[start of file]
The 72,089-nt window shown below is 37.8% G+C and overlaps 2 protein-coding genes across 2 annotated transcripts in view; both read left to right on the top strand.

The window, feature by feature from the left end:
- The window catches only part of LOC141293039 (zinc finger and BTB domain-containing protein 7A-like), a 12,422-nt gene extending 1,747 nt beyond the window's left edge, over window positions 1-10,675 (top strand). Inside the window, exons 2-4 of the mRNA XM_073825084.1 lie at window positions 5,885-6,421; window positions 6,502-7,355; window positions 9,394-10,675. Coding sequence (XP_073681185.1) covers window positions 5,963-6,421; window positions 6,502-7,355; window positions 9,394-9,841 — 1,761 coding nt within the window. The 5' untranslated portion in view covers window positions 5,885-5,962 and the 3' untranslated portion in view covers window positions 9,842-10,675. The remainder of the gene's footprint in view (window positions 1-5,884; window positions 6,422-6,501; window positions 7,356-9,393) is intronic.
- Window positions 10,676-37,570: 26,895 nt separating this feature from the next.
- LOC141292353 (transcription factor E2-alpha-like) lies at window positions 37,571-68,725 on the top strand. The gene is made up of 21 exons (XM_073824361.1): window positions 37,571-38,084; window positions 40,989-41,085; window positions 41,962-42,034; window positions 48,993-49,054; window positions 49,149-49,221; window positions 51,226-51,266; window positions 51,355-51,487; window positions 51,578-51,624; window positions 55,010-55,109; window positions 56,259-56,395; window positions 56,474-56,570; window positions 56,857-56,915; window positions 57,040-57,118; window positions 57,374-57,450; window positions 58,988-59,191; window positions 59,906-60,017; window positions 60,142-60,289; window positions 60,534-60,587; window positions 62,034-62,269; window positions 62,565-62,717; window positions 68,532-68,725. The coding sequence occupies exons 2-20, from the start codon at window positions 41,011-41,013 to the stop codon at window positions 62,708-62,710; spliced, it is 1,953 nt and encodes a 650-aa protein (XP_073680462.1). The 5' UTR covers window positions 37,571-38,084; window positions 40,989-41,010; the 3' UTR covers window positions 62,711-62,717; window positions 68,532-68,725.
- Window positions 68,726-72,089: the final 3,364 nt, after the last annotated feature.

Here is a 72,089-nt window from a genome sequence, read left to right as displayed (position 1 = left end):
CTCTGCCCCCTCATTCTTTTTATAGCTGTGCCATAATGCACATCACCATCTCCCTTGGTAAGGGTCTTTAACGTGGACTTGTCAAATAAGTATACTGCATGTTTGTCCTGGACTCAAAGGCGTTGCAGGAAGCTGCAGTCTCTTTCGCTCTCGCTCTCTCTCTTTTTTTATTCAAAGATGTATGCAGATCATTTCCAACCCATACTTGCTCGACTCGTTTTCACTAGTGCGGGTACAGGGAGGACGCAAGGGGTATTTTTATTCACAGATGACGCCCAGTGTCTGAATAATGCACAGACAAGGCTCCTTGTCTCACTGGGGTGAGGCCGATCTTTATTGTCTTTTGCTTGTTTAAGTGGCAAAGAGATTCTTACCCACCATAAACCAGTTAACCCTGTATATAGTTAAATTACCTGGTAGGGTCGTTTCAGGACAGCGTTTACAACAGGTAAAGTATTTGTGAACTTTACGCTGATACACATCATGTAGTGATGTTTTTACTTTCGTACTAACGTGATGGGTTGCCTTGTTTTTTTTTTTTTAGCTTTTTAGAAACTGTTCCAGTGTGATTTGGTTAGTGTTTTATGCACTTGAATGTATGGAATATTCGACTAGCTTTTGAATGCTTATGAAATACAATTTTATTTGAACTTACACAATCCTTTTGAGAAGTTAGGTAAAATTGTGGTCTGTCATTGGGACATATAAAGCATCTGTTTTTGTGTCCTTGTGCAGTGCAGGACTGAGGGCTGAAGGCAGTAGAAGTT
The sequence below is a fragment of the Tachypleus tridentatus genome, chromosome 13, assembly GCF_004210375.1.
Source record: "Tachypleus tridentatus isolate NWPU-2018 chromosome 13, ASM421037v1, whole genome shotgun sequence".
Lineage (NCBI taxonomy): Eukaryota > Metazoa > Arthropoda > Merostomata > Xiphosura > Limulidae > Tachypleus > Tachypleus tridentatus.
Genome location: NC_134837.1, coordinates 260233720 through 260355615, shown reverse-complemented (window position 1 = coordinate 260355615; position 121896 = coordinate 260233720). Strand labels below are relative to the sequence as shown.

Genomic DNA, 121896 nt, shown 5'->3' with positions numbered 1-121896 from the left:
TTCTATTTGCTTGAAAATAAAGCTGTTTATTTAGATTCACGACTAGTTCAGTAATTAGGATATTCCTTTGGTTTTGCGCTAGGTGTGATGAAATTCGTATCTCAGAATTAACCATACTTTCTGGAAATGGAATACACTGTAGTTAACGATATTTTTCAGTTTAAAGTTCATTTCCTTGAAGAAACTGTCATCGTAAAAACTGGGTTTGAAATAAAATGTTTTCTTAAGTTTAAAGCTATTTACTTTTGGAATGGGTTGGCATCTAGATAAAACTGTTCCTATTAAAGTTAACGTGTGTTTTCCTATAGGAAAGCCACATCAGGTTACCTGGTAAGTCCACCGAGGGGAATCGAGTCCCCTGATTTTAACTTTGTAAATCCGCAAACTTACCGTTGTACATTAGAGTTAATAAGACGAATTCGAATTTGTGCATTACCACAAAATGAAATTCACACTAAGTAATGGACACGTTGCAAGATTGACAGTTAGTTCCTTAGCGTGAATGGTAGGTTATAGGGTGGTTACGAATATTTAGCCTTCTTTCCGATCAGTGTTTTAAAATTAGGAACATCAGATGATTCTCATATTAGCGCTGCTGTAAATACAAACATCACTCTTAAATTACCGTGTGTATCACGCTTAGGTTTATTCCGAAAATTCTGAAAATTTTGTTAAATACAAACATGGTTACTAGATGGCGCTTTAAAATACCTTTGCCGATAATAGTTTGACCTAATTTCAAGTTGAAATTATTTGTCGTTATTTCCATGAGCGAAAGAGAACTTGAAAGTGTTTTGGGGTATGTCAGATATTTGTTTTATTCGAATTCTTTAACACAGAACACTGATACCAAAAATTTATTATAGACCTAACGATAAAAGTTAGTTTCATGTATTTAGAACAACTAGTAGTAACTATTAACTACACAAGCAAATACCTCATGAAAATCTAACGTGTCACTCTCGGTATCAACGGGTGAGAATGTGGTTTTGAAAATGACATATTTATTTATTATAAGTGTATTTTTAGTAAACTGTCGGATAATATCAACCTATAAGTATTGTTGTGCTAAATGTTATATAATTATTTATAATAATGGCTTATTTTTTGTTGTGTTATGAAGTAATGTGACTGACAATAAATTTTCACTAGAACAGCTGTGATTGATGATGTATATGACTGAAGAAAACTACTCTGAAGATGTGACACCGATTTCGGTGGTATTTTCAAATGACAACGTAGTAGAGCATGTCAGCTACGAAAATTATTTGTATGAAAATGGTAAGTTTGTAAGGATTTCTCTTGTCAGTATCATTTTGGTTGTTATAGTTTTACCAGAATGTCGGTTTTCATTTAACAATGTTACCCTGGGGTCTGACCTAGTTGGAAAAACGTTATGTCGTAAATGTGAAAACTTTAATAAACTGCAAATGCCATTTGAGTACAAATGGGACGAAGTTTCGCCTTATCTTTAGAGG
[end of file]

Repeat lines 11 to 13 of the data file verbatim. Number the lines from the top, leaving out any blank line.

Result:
Lineage (NCBI taxonomy): Eukaryota > Metazoa > Arthropoda > Merostomata > Xiphosura > Limulidae > Tachypleus > Tachypleus tridentatus.
Genome location: NC_134837.1, coordinates 260233720 through 260355615, shown reverse-complemented (window position 1 = coordinate 260355615; position 121896 = coordinate 260233720). Strand labels below are relative to the sequence as shown.

Genomic DNA, 121896 nt, shown 5'->3' with positions numbered 1-121896 from the left: